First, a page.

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How to write 'Good' user stories

How to write a 'good' story!

This is actually a rather topical story for me! Today I was in our end of sprint retrospective... as it goes my last retrospective working for this particular client before I move onto pastures new next week!

One of the many things that came up was the way we do our user stories.... writing a good user story is an art in it's self... so I thought I'd do a top ten list on how to write a good user story!

No hang-on... I've stopped doing top tens since I realised that people's attention span won't stretch to a top ten of anything... which is why I've began doing the top 5's (See my blog 5 Reasons you need to be on LinkedIn)

Well I'm not sure I can do it in five... not in the first iteration anyway... lets see how this goes!

1. Focus on the User

This one should be simple.... well it can be, probably isn't in reality!! but write the story from the perspective of the user - how will the user engage with the product and what is the function of that process?

2. Write stories together (or in Agile talk.... collaboratively)

User stories are not specs! don't have one team write the story and chuck them over the fence into the development team! yes that really does happen in some places!

The 'Product Owner' and team should talk about stories and hopefully write them together! chances are the sum knowledge of the team should ensure better user stories!

3. Keep is short, simple and concise... just enough, is enough!

Stories should be short and simple to understand! Avoid at all costs confusing and ambiguous terms - focus on what's important and leave out the waffle!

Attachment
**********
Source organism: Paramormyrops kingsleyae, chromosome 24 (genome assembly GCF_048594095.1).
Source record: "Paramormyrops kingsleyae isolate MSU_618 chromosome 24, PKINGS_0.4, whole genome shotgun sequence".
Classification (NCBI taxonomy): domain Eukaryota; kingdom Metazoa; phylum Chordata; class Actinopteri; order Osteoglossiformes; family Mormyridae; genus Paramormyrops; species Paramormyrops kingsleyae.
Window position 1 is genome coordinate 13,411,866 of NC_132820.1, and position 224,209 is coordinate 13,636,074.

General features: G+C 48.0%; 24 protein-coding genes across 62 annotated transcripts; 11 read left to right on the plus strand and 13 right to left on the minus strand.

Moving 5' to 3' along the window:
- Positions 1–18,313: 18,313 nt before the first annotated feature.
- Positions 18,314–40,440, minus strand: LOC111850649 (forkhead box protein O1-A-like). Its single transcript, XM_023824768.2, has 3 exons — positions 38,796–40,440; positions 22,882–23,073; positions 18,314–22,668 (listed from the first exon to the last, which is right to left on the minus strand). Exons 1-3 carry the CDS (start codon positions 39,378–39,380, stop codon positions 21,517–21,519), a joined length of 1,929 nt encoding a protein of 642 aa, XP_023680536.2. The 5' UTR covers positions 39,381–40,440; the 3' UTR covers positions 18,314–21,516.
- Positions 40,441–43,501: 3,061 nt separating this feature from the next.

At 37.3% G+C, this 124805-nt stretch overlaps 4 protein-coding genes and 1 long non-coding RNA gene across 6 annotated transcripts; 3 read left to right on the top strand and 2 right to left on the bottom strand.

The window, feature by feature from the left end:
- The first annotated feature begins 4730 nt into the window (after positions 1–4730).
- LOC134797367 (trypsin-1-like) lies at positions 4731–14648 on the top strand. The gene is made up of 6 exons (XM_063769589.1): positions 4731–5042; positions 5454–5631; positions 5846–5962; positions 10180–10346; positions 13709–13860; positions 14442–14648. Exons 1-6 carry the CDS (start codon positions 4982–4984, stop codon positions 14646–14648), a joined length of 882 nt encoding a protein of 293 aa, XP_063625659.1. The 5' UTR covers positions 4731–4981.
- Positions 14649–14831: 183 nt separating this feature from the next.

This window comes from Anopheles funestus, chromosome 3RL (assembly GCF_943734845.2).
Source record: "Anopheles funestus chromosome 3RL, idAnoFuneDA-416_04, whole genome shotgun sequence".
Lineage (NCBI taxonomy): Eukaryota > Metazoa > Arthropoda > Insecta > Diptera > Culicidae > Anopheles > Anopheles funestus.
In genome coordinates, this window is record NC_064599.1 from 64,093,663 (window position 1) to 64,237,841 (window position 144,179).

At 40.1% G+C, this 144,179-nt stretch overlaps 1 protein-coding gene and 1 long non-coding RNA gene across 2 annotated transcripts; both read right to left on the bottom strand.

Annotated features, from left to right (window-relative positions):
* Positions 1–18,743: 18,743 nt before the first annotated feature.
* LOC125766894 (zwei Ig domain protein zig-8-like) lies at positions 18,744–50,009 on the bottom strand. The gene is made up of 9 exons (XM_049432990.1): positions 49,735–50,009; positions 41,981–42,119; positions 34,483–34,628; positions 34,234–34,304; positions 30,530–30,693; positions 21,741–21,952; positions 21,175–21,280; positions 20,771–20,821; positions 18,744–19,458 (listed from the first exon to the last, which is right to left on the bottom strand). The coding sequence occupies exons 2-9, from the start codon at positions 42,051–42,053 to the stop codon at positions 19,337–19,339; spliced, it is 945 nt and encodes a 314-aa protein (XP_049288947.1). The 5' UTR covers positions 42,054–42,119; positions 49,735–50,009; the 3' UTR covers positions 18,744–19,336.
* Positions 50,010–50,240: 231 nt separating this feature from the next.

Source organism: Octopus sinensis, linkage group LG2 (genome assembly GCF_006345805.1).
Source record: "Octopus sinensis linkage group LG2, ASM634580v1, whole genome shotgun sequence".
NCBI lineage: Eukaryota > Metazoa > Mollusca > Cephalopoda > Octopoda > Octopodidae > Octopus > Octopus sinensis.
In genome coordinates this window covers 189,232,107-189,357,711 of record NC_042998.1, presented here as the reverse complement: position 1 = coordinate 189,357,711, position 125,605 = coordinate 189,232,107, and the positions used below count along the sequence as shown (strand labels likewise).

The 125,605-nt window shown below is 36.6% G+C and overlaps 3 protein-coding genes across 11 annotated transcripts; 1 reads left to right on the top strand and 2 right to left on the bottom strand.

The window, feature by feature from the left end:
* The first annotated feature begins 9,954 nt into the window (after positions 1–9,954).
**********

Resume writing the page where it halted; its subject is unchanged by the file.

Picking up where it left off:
Your story could be:

As a <xxxxxx>

I want to <xxxxxx>

So that <xxxxx>

Try out different ways until you master it!

4. Start with those big Epics!

Nearly all new projects start of as loosely understood grainy stories - big stories! or as we call them in the land of Agile... Epics! 

However, the Epic allows you to sketch out the high-level functionality and without.... well without committing to all those pesky details!

These epics should over time as understanding improves become more and more refined! Or smaller and smaller stories!

5. Always have an acceptance Criteria 

As you decompose epics into smaller stories, remember to add acceptance criteria. Acceptance criteria allows you to describe the conditions that have to be fulfilled so that the story is 'done'. 

The criteria improves the story and understanding - making it a testable task! before being unleashed on the product owner!

7. Group your stories into themes

Stories should be grouped together as related stories... or themes! this allows stories to be ranked... or prioritised  on the product backlog!

8. Forget about modern fancy software... just use cheap cards!

Until I have a touchy, 3D virtual reality system just like J.A.R.V.I.S in Iron Man - you can't 

beat paper cards! they are cheap... rather easy to use (depending on your handwriting skills) - and are brilliant at facilitating that 'collaboration' thing that Agile is all about!

Anyone can take a card down... write on it... pass it around!

Cards can be picked up, moved, grouped, ordered and it's all visible! not hidden away in an electronic system somewhere!

Now I accept that with working from home, distributed teams etc electronic systems do have some advantages... and they help with the stats for your burn down/up etc, etc ... but I like cards!  it's simple and visible!

9. Keep it visible!

Stories are all about communication.... hiding a story away on a network drive is the best way to ensure they get lost in the corporate wilderness! honestly if I had to hide an important document somewhere where I knew it would never be found... I'd hide in on the company network!!  Use cards, stick them on a board on the wall also know as the information radiator (in the land of all things Agile)

And that's it... how to write a god user story! and all in under 10 points!

Written by Christian Miles